The volume's introduction covers, among other topics, the history of the authorship question, including mention of Bedier's discovery of Jean Renart's encoded signature in the Roman de la Rose as well as in the Roman de l'Escoufle, and a discussion of the debate involving the dating of this work and previous editors' respective views on the matter. While Lejeune, Lecoy, and Psaki concur that the time period evoked in the Roman de la Rose is sometime around 1208-15, they differ in their theory of when the work was actually composed. Psaki, like Lejeune, believes that the text was written around 1212, Renart's use of historical allusions and personae thus seen as "resonat[ing] as modern with the audience for whom he wrote them" (xii); by contrast, Lecoy, seconded by Michel Zink, suggests that the actual date of composition was 1227-28. According to Psaki, this question has important implications for the interpretation of the work, those theorizing an earlier writing date being more inclined to see it as a "roman realiste," and those subscribing to a later compositional date emphasizing the work's literary qualities. As she succinctly states, "At issue, then, is whether Jean Renart the author represents his world or evaluates it, and whether he is in any fundamental way engaged with his political context, or remains deliberately distanced from it in order to create a self- sufficient literary world" (pp. xii-xiii).

Psaki sees two primary areas of Renart's originality: first, his inclusion of factual, historical figures and court life, and second, his use of inserted lyric fragments in the narrative. In his prologue, he himself makes the claim of originality on the basis of the second feature. The forty- six lyric passages are unaccompanied by musical notation in the manuscript copy but, according to Renart, may be sung ("'s'en vieult l'en I chante et lit' [if you want you can sing and read it]" [xxvii]). These, as well as the historical allusions mentioned above, and other intertextual elements (such as the history of Troy, embroidered on a robe), participate in the creation of a text which, in Psaki's words, "transgresses narrative boundaries, breaks the narrative frame, to invoke other literary forms, other aesthetic worlds and other modes of delivery and reception" (p. xvii). Psaki's view of Renart's blend of narrative modalities is one which stresses his originality in the juxtaposition of song and story. She offers some insightful comments on the lyric insertions, notably on those attributed to the courtly Conrad.

The work lends itself well to feminist approaches, in that it treats the theme of a woman (Lienor) who successfully defends her impugned reputation, thus regaining her betrothed (the Emperor Conrad). However, the meaning behind Psaki's remark that "Jean Renart's adoption of Lienor as a figure for textuality establishes that textuality as specifically male [sic] and thus remains problematic" (p. xv) is elusive, since Lienor is, after all, female. Aside from this, her discussion is clear, thorough, and enlightening.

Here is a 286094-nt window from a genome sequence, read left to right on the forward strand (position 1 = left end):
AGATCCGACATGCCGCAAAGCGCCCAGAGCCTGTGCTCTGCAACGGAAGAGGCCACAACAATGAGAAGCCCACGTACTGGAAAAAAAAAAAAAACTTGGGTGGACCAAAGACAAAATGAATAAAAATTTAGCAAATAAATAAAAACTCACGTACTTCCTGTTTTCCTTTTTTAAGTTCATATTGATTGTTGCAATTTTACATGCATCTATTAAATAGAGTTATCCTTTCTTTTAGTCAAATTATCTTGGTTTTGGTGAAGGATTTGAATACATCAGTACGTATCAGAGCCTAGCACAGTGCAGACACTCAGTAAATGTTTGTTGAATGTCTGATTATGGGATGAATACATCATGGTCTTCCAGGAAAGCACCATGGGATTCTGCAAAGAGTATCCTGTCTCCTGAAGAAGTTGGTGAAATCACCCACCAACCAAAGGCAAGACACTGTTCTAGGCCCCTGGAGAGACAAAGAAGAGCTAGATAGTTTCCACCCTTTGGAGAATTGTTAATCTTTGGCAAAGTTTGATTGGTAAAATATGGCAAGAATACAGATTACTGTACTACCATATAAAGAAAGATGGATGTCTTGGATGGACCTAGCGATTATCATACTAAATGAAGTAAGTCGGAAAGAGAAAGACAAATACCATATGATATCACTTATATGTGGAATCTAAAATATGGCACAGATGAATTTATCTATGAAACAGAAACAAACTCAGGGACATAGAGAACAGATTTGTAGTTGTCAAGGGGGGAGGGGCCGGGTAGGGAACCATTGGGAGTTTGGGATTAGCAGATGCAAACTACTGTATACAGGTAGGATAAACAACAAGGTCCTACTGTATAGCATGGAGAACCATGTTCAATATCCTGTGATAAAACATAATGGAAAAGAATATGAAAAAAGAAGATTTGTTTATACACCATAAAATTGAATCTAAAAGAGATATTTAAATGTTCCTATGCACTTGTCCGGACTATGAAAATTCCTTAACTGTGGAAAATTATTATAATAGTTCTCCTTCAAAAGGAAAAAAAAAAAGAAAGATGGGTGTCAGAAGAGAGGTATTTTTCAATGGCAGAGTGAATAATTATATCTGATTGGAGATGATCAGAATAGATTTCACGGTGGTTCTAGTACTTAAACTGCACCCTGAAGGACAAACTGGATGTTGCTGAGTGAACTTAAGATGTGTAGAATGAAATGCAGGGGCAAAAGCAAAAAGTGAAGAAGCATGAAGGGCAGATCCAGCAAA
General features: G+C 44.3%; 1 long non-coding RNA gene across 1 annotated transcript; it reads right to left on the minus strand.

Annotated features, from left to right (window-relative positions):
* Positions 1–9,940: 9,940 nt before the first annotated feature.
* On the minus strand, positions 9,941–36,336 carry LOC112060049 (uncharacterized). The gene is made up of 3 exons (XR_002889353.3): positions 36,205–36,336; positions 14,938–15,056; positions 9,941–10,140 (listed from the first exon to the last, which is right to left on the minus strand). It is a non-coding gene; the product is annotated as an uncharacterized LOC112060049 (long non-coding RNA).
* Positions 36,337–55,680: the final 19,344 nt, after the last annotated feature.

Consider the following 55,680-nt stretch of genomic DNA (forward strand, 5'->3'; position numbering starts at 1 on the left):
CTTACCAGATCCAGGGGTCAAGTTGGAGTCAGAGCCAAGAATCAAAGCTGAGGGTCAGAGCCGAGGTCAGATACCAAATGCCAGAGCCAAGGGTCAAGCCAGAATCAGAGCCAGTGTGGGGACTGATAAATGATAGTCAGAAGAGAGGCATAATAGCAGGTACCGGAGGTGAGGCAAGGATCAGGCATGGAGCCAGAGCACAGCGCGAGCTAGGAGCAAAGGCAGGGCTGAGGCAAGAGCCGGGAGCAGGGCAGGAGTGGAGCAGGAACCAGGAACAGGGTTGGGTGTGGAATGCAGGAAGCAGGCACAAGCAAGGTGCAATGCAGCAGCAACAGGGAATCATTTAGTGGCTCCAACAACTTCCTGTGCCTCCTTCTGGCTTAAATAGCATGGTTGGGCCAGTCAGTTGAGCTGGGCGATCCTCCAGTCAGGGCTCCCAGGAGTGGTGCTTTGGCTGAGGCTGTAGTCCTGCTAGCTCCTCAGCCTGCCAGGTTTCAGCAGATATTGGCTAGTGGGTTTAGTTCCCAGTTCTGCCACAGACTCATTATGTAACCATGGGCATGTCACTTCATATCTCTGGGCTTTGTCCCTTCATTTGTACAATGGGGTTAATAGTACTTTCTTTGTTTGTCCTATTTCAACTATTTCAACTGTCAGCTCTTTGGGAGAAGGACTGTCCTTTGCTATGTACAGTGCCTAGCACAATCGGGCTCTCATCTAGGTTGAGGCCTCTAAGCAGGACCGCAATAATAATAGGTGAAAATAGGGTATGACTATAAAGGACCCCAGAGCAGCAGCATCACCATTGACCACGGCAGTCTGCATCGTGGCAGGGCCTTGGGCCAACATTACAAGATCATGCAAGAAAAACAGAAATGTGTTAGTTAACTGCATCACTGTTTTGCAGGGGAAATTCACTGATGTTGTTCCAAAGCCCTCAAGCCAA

Finally, the introduction also includes a brief overview of sources and influences of the Roman de la Rose. In this section as well, her work is well-documented and offers enough material to both satisfy the general reader's need for basic information as well as stimulate the specialist. For example, Psaki provides a brief definition of the word "realiste" in this context in order to avoid a confusion with nineteenth-century realism. While pointing out that the influence of the Roman de la Rose, especially that relating to the insertion of lyric fragments into narrative, is too great to adequately cover in this context, she does nevertheless mention several works which also contain the mixed-form. Readers interested in this subject are referred in a note to Maureen Barry McCann Boulton's The Song in the Story (Philadelphia, 1993).

This edition of the Roman de la Rose will be very useful in a classroom setting, alongside Lecoy's traditional edition. A comparison of the two would be appropriate not only for students of this text, but also for those interested in the changing editorial theories and practices relating to medieval manuscripts. Psaki argues convincingly for an examination of accepted notions about what constitutes a medieval text when she compares the medievalist who has not worked directly with manuscript copies (or editions close to them) to "an art historian who has never worked even from slides or photographs of medieval painting and sculpture but only from nineteenth-century watercolors of the originals, done in nineteenth-century style" (p. xxix). While editions such as Lecoy's render a great service to the reader in presenting highly accessible texts, there is also room in the profession for those such as Psaki who prefer less intervention in the source text.

Regina Psaki has made an important contribution to Romance of the Rose scholarship in this diplomatic transcription accompanied by literal translation and introduction. The Roman de la Rose ou de Guillaume de Dole is a highly interesting work from both a thematic and a narrative point of view; it causes us to pose questions about generic boundaries and to reconsider the always implicit interrogative about the real versus the poetic. Psaki's transcription and translation will provide readers and scholars with another lens through which to view the original text.